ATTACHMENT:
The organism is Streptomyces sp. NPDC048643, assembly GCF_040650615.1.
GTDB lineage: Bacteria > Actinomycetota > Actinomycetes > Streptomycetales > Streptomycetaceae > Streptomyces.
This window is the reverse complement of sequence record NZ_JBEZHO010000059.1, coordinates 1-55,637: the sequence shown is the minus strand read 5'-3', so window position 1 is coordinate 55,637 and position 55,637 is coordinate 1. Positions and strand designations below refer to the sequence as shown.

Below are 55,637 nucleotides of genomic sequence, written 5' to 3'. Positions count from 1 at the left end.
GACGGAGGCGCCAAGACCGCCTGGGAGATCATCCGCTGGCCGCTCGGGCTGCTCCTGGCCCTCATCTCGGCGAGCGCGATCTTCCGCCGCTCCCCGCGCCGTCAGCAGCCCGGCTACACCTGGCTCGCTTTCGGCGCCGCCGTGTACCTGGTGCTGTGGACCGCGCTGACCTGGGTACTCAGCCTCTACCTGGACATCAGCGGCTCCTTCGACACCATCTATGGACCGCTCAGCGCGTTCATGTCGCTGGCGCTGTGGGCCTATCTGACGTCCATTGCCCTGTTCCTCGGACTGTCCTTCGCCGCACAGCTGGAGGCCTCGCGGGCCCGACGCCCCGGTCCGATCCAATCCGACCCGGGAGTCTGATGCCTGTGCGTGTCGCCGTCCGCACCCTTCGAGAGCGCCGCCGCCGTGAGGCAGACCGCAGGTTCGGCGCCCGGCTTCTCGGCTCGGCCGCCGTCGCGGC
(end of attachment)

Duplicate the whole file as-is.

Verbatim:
The organism is Streptomyces sp. NPDC048643, assembly GCF_040650615.1.
GTDB lineage: Bacteria > Actinomycetota > Actinomycetes > Streptomycetales > Streptomycetaceae > Streptomyces.
This window is the reverse complement of sequence record NZ_JBEZHO010000059.1, coordinates 1-55,637: the sequence shown is the minus strand read 5'-3', so window position 1 is coordinate 55,637 and position 55,637 is coordinate 1. Positions and strand designations below refer to the sequence as shown.

Below are 55,637 nucleotides of genomic sequence, written 5' to 3'. Positions count from 1 at the left end.
GACGGAGGCGCCAAGACCGCCTGGGAGATCATCCGCTGGCCGCTCGGGCTGCTCCTGGCCCTCATCTCGGCGAGCGCGATCTTCCGCCGCTCCCCGCGCCGTCAGCAGCCCGGCTACACCTGGCTCGCTTTCGGCGCCGCCGTGTACCTGGTGCTGTGGACCGCGCTGACCTGGGTACTCAGCCTCTACCTGGACATCAGCGGCTCCTTCGACACCATCTATGGACCGCTCAGCGCGTTCATGTCGCTGGCGCTGTGGGCCTATCTGACGTCCATTGCCCTGTTCCTCGGACTGTCCTTCGCCGCACAGCTGGAGGCCTCGCGGGCCCGACGCCCCGGTCCGATCCAATCCGACCCGGGAGTCTGATGCCTGTGCGTGTCGCCGTCCGCACCCTTCGAGAGCGCCGCCGCCGTGAGGCAGACCGCAGGTTCGGCGCCCGGCTTCTCGGCTCGGCCGCCGTCGCGGC